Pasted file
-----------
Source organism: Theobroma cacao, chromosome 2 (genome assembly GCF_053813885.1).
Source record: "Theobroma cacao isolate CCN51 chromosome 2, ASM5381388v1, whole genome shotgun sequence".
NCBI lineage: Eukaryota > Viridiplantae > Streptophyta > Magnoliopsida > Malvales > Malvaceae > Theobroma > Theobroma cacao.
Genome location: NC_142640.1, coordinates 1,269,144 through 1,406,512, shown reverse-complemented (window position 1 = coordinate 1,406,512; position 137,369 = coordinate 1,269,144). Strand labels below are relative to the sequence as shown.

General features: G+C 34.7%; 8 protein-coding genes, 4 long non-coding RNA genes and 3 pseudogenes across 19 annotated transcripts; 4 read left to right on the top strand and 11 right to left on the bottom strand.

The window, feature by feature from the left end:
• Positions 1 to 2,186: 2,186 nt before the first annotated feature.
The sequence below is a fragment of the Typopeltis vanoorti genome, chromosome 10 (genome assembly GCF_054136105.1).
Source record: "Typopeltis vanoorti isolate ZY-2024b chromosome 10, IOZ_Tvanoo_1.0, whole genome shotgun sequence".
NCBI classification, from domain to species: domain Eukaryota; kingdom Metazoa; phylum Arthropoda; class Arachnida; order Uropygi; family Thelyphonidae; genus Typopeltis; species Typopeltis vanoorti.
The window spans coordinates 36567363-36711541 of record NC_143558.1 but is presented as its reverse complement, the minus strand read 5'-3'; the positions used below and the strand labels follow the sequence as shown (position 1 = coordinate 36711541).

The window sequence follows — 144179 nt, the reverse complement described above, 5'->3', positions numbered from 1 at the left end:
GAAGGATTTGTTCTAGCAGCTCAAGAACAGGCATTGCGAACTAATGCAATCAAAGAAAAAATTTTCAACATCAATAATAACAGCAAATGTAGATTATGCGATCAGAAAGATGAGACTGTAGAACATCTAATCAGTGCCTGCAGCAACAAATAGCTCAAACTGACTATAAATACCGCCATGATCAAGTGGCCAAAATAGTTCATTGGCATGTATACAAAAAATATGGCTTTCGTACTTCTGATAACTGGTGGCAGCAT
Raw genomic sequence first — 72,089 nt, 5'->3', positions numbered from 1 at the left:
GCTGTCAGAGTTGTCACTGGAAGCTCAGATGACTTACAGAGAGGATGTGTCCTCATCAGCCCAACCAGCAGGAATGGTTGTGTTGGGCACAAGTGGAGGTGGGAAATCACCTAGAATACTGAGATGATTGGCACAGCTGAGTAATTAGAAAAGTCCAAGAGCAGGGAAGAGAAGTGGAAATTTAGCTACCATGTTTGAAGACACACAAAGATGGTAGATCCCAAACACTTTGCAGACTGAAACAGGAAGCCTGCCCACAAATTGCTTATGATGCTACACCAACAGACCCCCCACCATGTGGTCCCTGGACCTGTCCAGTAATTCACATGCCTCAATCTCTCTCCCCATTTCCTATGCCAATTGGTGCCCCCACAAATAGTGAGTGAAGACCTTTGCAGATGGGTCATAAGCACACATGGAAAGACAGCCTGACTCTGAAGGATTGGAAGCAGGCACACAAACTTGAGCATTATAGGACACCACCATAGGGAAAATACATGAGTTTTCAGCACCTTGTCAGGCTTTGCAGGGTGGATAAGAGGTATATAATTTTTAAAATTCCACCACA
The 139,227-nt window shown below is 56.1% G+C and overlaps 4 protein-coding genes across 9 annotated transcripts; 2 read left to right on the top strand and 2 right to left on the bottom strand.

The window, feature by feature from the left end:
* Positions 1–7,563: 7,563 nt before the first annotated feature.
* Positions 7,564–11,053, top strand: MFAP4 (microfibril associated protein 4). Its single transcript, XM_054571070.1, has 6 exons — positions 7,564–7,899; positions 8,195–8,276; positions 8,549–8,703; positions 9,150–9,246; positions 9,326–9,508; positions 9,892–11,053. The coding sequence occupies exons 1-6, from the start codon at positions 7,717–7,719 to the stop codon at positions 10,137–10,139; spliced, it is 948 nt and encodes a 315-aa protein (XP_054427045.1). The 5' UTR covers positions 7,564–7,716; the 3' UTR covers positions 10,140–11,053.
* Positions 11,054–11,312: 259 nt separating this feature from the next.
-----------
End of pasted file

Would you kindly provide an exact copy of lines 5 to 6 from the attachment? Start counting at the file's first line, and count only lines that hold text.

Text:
General features: G+C 34.7%; 8 protein-coding genes, 4 long non-coding RNA genes and 3 pseudogenes across 19 annotated transcripts; 4 read left to right on the top strand and 11 right to left on the bottom strand.

The window, feature by feature from the left end: